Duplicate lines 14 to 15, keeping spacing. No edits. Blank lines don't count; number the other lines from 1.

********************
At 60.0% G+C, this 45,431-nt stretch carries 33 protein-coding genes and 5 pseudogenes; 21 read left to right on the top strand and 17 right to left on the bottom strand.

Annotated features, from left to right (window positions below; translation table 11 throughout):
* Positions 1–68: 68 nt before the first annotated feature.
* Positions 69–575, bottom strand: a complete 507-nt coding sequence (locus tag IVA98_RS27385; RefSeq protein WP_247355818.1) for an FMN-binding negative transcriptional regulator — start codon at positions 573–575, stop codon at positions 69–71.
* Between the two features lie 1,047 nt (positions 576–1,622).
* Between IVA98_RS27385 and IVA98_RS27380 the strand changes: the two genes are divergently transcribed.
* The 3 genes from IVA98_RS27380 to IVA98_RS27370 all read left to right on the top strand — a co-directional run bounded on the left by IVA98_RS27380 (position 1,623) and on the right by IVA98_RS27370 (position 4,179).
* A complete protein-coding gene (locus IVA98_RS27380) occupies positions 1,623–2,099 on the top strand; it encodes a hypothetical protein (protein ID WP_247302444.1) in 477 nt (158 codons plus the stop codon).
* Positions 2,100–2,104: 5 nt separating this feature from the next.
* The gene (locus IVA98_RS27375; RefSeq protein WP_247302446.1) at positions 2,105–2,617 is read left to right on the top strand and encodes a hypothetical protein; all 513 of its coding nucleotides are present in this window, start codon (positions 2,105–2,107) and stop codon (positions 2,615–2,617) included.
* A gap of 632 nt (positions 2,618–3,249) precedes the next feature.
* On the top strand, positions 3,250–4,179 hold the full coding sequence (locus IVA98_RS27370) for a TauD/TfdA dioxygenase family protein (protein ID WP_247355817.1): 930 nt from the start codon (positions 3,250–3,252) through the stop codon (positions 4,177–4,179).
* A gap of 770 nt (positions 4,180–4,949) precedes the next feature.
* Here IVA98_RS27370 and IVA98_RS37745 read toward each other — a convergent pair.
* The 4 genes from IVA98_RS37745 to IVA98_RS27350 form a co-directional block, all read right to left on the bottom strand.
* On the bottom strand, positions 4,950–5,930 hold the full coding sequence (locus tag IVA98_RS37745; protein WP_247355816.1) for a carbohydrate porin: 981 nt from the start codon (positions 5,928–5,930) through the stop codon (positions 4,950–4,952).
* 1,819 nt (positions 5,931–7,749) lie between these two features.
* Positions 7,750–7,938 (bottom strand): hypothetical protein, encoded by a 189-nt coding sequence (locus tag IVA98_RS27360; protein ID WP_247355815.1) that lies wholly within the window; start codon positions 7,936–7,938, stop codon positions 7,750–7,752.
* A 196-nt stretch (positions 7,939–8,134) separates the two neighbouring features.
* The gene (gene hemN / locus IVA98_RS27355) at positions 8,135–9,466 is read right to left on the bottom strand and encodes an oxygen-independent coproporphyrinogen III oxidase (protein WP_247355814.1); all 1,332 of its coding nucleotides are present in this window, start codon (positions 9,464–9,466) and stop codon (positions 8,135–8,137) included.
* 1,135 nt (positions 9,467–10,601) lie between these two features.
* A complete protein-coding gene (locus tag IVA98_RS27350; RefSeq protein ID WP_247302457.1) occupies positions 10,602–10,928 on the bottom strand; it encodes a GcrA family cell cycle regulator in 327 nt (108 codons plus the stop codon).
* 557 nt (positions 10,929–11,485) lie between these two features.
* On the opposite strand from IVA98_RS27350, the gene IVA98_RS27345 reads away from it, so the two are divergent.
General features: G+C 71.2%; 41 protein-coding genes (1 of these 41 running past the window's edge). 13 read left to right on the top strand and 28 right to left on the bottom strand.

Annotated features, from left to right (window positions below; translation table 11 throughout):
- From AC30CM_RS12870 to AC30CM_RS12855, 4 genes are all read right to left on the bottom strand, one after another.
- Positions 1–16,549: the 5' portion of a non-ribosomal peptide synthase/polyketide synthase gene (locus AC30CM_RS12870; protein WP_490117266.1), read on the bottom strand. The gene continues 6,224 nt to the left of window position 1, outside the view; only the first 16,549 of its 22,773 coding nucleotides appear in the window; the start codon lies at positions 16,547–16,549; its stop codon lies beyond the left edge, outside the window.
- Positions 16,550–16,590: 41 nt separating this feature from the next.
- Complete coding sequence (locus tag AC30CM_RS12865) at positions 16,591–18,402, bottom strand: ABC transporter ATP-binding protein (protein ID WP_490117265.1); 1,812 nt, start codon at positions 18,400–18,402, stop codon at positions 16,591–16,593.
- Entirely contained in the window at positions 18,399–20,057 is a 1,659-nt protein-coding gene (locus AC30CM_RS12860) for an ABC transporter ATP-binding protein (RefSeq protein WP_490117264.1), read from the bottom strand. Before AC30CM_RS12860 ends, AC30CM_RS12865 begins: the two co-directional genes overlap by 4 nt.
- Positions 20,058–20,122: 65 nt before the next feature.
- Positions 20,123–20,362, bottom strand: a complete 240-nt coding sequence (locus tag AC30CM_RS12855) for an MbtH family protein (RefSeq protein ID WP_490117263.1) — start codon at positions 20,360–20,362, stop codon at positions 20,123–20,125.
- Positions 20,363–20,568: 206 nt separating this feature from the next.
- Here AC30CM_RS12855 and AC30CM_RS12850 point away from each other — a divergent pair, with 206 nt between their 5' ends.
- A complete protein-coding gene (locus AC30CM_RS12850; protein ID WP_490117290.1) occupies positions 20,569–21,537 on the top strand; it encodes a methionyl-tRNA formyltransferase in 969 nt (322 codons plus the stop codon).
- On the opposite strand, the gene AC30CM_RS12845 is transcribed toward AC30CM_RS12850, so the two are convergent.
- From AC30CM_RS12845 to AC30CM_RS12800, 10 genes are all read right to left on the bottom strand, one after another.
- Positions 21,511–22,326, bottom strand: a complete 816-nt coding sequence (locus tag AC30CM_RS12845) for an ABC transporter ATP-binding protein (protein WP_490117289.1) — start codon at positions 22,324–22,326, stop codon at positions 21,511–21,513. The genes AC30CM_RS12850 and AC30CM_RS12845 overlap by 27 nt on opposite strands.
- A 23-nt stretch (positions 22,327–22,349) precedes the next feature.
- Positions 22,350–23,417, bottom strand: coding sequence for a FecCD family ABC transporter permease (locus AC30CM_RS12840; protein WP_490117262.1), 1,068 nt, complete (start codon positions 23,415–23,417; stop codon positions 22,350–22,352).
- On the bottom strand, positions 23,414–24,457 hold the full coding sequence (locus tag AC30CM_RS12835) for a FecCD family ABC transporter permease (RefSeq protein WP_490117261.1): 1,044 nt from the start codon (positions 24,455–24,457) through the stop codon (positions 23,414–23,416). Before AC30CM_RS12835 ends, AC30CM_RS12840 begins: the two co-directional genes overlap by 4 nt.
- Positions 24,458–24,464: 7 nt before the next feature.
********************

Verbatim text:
* Here IVA98_RS27370 and IVA98_RS37745 read toward each other — a convergent pair.
* The 4 genes from IVA98_RS37745 to IVA98_RS27350 form a co-directional block, all read right to left on the bottom strand.